The genius of Unstable Center is that it is a programmatic work rooted in purely musical advances which serve in turn to further its programmatic ends.

The samaradana orchestra which the piece employs is a relatively new type of gamelan that was developed in the 1980s by I Wayan Berata. With seven tones instead of the usual five – most Balinese music is pentatonic in nature – it can be adapted to play a variety of Balinese music. Recently, new pieces have been composed specifically for the semaradana gamelan that propose a more structurally open, multi-pentatonic, multi-modal music.

Unstable Center takes these new concepts as a given and adds another orchestra. Somewhere in the middle of the piece (and in Underleaf and Resolution as well), complex South Indian rhythmic figures and patterns are woven into the mix.

Programmatically, Unstable Center has to do with a first-time meeting between two isolated cultures, each one represented by one of the two gamelan orchestras. In performance, the orchestras faced each other across an open air stage.

The piece begins primordially, as if at the beginning of time. Each orchestra plays in its own musical universe. One plays more quietly, the other more demonstrably loud and assertive. With gradual awareness of the other, there are points of musical conflict and cooperation. There are any number of textural twists, marvelous sudden rhythmic interjections and shifts in dynamics until, at the piece’s center, a powerful yet slightly uneasy unanimity is achieved between the two bodies. It lasts only briefly. Gradually, the heady communion comes apart, each orchestra retreating into its own parameters, then finally retiring to musical spaces that mirror the opening.

In performance, there were some subtle, yet important, visual components to the work as well. In the middle of the piece, one of the two drummers from each orchestra exchanged drums, symbolic of creating a cultural bridge between the groups. And at the work’s conclusion, each of the players of the large gongs from each orchestra abandoned their posts at the rear of the stage and walked to the front. As the large gong is more or less the anchor of any gamelan ensemble, I took the musicians leaving their instruments to indicate that while the piece was finished, the process itself was unfinished; unfinished because it is an ongoing one and must be continually, freshly re-engaged in.

This leads us to Underleaf, the title of which is taken from a Balinese children’s song which suggests that one can’t simply sweep away cultural differences. They remain where they are, “underleaf.”

For Underleaf , we again have two orchestras. One is a Balinese gamelan semardana, but the other is a jazz-infused nonet with 2 clarinets, 2 saxophones, 2 trumpets, 2 trombones, and electric piano. For this piece, however, the two orchestras do not face each other; each is embedded as a complete and separate entity within the other ensemble.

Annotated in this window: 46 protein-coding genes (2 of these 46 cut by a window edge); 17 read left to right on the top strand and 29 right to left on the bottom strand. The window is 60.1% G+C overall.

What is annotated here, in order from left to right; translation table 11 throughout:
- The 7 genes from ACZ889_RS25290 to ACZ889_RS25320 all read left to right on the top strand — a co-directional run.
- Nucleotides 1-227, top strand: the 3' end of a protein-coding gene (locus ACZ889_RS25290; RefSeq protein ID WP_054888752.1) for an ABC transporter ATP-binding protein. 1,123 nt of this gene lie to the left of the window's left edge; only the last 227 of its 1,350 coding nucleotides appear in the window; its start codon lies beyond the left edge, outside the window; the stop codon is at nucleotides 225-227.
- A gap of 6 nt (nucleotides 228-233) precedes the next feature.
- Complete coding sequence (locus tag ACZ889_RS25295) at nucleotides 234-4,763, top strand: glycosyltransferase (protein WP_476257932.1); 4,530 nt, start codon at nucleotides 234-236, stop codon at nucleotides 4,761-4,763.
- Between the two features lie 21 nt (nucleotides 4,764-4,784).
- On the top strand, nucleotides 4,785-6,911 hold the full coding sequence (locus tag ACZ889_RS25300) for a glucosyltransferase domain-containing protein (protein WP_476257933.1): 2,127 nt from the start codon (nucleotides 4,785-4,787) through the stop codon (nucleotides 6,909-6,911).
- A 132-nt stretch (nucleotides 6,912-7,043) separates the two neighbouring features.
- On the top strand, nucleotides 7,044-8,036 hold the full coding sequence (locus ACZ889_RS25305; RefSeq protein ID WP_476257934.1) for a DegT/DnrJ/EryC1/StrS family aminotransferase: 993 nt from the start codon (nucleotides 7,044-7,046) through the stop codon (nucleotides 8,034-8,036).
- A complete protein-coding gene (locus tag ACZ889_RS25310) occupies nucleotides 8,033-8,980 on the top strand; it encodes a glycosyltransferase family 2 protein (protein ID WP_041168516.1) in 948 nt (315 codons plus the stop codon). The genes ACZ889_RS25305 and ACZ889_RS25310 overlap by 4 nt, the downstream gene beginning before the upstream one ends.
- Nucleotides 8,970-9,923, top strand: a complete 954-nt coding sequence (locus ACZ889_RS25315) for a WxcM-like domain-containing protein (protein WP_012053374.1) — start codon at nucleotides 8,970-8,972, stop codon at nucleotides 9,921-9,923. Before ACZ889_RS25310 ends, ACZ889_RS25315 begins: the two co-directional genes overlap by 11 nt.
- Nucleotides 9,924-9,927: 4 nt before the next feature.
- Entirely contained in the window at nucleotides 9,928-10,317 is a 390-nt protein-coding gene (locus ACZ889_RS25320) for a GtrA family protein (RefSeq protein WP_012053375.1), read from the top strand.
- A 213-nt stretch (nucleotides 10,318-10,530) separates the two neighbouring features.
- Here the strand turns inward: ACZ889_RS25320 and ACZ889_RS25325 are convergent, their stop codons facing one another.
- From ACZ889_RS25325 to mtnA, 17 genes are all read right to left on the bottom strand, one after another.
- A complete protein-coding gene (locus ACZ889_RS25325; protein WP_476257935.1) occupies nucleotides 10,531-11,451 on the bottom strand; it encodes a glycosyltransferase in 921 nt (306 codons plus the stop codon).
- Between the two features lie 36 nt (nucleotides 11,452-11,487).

Underleaf seems to be asking how two fully developed, dynamically self-contained cultural bodies can get along in close proximity.

Musically, the answer seems to be for them to each go their separate but equal ways, interacting for only an occasional gratuitous amenity. What’s interesting, however, is that Underleaf provides an additional if perhaps unintended answer to the question it poses. For as one becomes accustomed to hearing the piece, its built-in harmonic and rhythmic clashes begin to dissolve and fade. The ear begins to perceive a new musical/cultural unity. This, in a sense, is how real cultures evolve, shift, and form new wholes. People subconsciously begin to incorporate and eventually build upon new (if at times contradictory) cultural input.

Resolution, which follows, suggests even more. The piece employs a full classical orchestra and two Balinese drummers. While at first glance, the balance between the two cultural entities would seem to be unequal, we realize on reflection that each represents the essence of musical expression of the two cultures. In the west, it is the classical orchestra which carries cultural weight, whereas in Bali it is the drummers who are the leaders of the gamelan, the ones who direct and dynamically shape the music as it goes along.

Michael Tenzer describes Resolution as a “recessional,” a piece that would ordinarily be played as an audience exits a performance. As such, it both summarizes and re-capitulates what the audience has experienced, moving it out of performance time and space into real world time and space.

Building on the strength of an extensive string section, Resolution has a dreamlike, near fantasia quality to it that rises above its own inner drama to virtually hover over the first parts of the triptych. The ease of interaction between the western orchestra and the Balinese drummers suggests to us that real world problems of cultural interaction are best solved by each of us recalling the spiritual essence of who we are as human beings. While no music can solve hardcore problems of a geo-political or economic nature – most often the basis of broader cultural disputes – it can offer us, as Resolution does, the spiritual strength to confront and solve those problems.

As a recessional, Resolution suggests as well that this is an ongoing process. There can be no final resolution, only an ongoing will to resolve that must be continually refreshed and renewed in our own psyches.

Let Others Name You also contains two short solo piano pieces by Michael Tenzer, Etude and Invention (from 2004) which are rhythmic-harmonic “studies” for the final parts of the triptych. They are stunningly and passionately played by Japanese pianist Naoko Christ-Kato.

Henry Kuntz (October 2009)

More on Let Others Name You can be found on the New World Records web page by clicking here… and on Michael Tenzer’s web page here…